- Associated Press - Sunday, June 21, 2015

HONOLULU (AP) - A 3-year-old monk seal has been freed of the fishing hook in its mouth after being spotted in distress on Kaena Point on Friday.

The seal known as Kaikaina was first seen around noon but researchers didn’t learn about it until later that night, reported the Honolulu Star-Advertiser (http://bit.ly/1eB5blR ). On Saturday, a six-person team that included biologists and veterinarians found Kaikaina on one of Kaena Point’s sand beaches.

The soft, sandy area made it safe for the team to remove the hook and trailing fishing line without risking injury or death to Kaikaina, said Charles Littnan, lead scientist with the National Oceanic and Atmospheric Administration’s Hawaiian Monk Seal Research Program.

He said the intervention “shows how rapidly we can respond when the conditions are right.” Unless it’s a life-threatening situation, researchers won’t try to subdue a hooked seal that’s hauled out on a rocky shoreline.

The careful protocol for seal rescues began eight years ago, when a female Hawaiian monk seal struck her head and died on a rocky shelf during a struggle with researchers trying to tag her at Hanauma Bay.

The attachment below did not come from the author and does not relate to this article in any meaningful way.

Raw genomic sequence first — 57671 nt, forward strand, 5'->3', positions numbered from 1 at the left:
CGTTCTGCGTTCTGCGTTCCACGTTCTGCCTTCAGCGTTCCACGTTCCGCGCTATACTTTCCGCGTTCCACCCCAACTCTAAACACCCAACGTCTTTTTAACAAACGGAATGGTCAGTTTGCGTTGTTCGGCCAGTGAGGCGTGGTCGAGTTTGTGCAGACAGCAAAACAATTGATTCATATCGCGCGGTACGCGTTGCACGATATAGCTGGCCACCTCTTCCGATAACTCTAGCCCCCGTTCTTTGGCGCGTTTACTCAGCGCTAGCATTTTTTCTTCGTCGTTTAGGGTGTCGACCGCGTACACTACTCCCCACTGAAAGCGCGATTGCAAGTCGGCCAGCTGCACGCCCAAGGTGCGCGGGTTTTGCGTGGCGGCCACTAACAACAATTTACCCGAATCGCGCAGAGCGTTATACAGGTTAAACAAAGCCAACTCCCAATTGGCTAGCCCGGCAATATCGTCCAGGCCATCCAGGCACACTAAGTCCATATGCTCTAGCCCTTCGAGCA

An adult male monk seal called Kaena wasn’t as lucky as Kaikaina when he showed up in late May with an ulua hook lodged in his lower jaw and trailing monofilament line.

Researchers opted not to remove the hook, deciding the risk was too great, said Littnan. The 9-year-old monk seal was able to shake the hook from his lip a week and a half later.

But the hook that pierced Kaikaina was lodged deeper and “probably would not have worked itself out any time soon,” Littnan said. “It would have caused a fair amount of pain.”

Kaikaina’ mother also survived a hooking injury, according to a NOAA release. In 2012, the North Shore seal known as Honey Girl had a fishing line cut through part of her tongue, said Littnan.

He said researchers found her emaciated and were able to save her life through surgery and nursing her back to health.

Since 1988, there have been 132 reported instances of monk seal hookings in the main Hawaiian Islands, with an average of 13 hookings annually over the past five years, said Littnan.

During those five years, a little more than half the seals managed to lose the hook without intervention and five died after swallowing fish hooks.

Littnan says the hooking isn’t the most critical threat to the endangered monk seal population.

Rather, he says, the top problem is that many juveniles don’t survive because the mammals have had trouble finding enough food.

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Information from: Honolulu Star-Advertiser, http://www.staradvertiser.com

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